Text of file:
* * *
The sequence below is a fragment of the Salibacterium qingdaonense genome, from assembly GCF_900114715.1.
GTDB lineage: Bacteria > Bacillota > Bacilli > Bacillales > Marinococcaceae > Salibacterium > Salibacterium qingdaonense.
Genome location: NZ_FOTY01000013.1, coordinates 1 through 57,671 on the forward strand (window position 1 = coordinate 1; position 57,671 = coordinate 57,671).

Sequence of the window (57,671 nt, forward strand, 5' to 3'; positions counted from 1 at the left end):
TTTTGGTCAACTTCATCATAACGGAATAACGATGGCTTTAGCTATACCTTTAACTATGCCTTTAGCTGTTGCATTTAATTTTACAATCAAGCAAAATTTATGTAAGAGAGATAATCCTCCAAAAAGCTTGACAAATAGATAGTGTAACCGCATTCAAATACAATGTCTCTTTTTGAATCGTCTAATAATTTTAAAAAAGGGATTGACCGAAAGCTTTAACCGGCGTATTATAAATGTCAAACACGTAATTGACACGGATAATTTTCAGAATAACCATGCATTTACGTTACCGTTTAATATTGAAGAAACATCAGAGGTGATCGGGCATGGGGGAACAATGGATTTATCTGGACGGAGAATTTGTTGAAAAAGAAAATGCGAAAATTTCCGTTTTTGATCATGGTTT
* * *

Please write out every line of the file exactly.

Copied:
The sequence below is a fragment of the Salibacterium qingdaonense genome, from assembly GCF_900114715.1.
GTDB lineage: Bacteria > Bacillota > Bacilli > Bacillales > Marinococcaceae > Salibacterium > Salibacterium qingdaonense.
Genome location: NZ_FOTY01000013.1, coordinates 1 through 57,671 on the forward strand (window position 1 = coordinate 1; position 57,671 = coordinate 57,671).

Sequence of the window (57,671 nt, forward strand, 5' to 3'; positions counted from 1 at the left end):
TTTTGGTCAACTTCATCATAACGGAATAACGATGGCTTTAGCTATACCTTTAACTATGCCTTTAGCTGTTGCATTTAATTTTACAATCAAGCAAAATTTATGTAAGAGAGATAATCCTCCAAAAAGCTTGACAAATAGATAGTGTAACCGCATTCAAATACAATGTCTCTTTTTGAATCGTCTAATAATTTTAAAAAAGGGATTGACCGAAAGCTTTAACCGGCGTATTATAAATGTCAAACACGTAATTGACACGGATAATTTTCAGAATAACCATGCATTTACGTTACCGTTTAATATTGAAGAAACATCAGAGGTGATCGGGCATGGGGGAACAATGGATTTATCTGGACGGAGAATTTGTTGAAAAAGAAAATGCGAAAATTTCCGTTTTTGATCATGGTTT